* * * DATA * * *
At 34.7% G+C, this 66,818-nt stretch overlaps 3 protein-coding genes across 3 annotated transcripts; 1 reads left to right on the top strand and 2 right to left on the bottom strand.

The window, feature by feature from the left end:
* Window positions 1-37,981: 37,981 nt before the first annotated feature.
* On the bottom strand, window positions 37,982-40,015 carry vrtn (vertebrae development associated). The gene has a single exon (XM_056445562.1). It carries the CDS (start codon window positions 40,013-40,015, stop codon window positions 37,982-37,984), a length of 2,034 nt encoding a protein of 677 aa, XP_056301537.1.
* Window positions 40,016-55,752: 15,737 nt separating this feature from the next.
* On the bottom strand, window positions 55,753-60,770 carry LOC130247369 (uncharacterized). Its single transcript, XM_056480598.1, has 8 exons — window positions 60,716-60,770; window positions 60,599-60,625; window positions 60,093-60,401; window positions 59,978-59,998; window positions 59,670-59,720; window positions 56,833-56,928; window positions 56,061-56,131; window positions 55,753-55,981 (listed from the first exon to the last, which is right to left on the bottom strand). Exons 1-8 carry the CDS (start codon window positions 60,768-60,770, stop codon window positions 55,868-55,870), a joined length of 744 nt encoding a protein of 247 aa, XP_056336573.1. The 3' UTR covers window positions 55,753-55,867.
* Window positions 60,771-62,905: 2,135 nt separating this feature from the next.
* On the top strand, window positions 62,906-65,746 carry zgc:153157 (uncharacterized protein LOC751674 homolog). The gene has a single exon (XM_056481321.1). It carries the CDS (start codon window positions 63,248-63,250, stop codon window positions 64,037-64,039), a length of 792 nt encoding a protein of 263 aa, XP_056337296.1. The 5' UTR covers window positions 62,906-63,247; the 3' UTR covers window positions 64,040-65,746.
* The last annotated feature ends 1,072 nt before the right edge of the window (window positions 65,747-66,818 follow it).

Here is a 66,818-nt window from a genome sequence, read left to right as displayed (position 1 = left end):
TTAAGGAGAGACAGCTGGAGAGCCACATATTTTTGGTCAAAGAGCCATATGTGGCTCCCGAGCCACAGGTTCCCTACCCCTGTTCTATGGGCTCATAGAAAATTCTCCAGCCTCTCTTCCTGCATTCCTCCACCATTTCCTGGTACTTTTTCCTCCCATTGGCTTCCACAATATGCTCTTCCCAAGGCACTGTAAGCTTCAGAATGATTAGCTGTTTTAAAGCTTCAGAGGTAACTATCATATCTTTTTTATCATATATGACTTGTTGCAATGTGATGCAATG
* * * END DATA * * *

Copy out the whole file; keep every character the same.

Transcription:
At 34.7% G+C, this 66,818-nt stretch overlaps 3 protein-coding genes across 3 annotated transcripts; 1 reads left to right on the top strand and 2 right to left on the bottom strand.

The window, feature by feature from the left end:
* Window positions 1-37,981: 37,981 nt before the first annotated feature.
* On the bottom strand, window positions 37,982-40,015 carry vrtn (vertebrae development associated). The gene has a single exon (XM_056445562.1). It carries the CDS (start codon window positions 40,013-40,015, stop codon window positions 37,982-37,984), a length of 2,034 nt encoding a protein of 677 aa, XP_056301537.1.
* Window positions 40,016-55,752: 15,737 nt separating this feature from the next.
* On the bottom strand, window positions 55,753-60,770 carry LOC130247369 (uncharacterized). Its single transcript, XM_056480598.1, has 8 exons — window positions 60,716-60,770; window positions 60,599-60,625; window positions 60,093-60,401; window positions 59,978-59,998; window positions 59,670-59,720; window positions 56,833-56,928; window positions 56,061-56,131; window positions 55,753-55,981 (listed from the first exon to the last, which is right to left on the bottom strand). Exons 1-8 carry the CDS (start codon window positions 60,768-60,770, stop codon window positions 55,868-55,870), a joined length of 744 nt encoding a protein of 247 aa, XP_056336573.1. The 3' UTR covers window positions 55,753-55,867.
* Window positions 60,771-62,905: 2,135 nt separating this feature from the next.
* On the top strand, window positions 62,906-65,746 carry zgc:153157 (uncharacterized protein LOC751674 homolog). The gene has a single exon (XM_056481321.1). It carries the CDS (start codon window positions 63,248-63,250, stop codon window positions 64,037-64,039), a length of 792 nt encoding a protein of 263 aa, XP_056337296.1. The 5' UTR covers window positions 62,906-63,247; the 3' UTR covers window positions 64,040-65,746.
* The last annotated feature ends 1,072 nt before the right edge of the window (window positions 65,747-66,818 follow it).

Here is a 66,818-nt window from a genome sequence, read left to right as displayed (position 1 = left end):
TTAAGGAGAGACAGCTGGAGAGCCACATATTTTTGGTCAAAGAGCCATATGTGGCTCCCGAGCCACAGGTTCCCTACCCCTGTTCTATGGGCTCATAGAAAATTCTCCAGCCTCTCTTCCTGCATTCCTCCACCATTTCCTGGTACTTTTTCCTCCCATTGGCTTCCACAATATGCTCTTCCCAAGGCACTGTAAGCTTCAGAATGATTAGCTGTTTTAAAGCTTCAGAGGTAACTATCATATCTTTTTTATCATATATGACTTGTTGCAATGTGATGCAATG